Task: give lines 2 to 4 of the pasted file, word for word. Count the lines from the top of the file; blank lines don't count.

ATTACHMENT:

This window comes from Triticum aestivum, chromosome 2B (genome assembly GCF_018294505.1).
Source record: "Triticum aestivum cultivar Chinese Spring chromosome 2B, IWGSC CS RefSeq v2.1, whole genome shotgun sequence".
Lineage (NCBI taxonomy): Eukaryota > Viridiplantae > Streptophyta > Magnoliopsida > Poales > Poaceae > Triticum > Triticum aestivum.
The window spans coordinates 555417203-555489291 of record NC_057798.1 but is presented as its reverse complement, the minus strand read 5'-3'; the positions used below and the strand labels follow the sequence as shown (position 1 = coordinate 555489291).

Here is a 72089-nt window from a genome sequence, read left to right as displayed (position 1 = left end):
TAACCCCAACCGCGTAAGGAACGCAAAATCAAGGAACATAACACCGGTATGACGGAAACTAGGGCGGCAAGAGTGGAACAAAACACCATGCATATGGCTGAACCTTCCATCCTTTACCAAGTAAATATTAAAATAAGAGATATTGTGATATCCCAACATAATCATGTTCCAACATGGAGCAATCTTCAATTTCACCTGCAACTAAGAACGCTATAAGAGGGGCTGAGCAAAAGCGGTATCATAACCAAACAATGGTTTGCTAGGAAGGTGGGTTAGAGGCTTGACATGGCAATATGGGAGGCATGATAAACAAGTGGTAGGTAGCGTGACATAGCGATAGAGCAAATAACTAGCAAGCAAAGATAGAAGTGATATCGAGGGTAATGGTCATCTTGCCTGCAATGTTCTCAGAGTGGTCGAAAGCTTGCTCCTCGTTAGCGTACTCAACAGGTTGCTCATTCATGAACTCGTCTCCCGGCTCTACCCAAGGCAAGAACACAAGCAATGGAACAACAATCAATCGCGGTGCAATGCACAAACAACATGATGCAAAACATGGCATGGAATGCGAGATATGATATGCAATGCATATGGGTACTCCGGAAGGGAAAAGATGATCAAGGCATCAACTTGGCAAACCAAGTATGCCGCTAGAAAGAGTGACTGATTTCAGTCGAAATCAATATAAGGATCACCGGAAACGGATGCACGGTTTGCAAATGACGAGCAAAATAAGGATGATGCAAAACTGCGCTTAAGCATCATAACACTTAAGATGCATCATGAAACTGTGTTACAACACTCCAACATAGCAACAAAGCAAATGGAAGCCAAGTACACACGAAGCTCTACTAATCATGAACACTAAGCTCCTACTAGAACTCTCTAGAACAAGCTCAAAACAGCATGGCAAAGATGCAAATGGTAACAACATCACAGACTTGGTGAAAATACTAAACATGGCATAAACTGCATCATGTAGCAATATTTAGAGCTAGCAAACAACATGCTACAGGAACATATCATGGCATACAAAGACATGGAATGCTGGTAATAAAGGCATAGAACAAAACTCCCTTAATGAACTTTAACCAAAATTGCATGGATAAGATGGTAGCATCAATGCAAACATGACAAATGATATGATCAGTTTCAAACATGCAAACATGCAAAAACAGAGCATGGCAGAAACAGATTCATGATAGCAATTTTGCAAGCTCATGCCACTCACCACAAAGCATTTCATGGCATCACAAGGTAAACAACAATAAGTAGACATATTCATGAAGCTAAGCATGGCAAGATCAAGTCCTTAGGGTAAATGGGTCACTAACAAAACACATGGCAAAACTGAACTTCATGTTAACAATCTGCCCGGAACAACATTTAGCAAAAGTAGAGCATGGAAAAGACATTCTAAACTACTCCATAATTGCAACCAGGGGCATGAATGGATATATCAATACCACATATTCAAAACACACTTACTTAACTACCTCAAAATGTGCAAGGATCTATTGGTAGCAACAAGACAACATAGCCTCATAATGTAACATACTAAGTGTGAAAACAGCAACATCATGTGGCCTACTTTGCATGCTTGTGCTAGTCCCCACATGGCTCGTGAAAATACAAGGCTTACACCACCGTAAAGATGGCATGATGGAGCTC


Source record: "Triticum aestivum cultivar Chinese Spring chromosome 2B, IWGSC CS RefSeq v2.1, whole genome shotgun sequence".
Lineage (NCBI taxonomy): Eukaryota > Viridiplantae > Streptophyta > Magnoliopsida > Poales > Poaceae > Triticum > Triticum aestivum.
The window spans coordinates 555417203-555489291 of record NC_057798.1 but is presented as its reverse complement, the minus strand read 5'-3'; the positions used below and the strand labels follow the sequence as shown (position 1 = coordinate 555489291).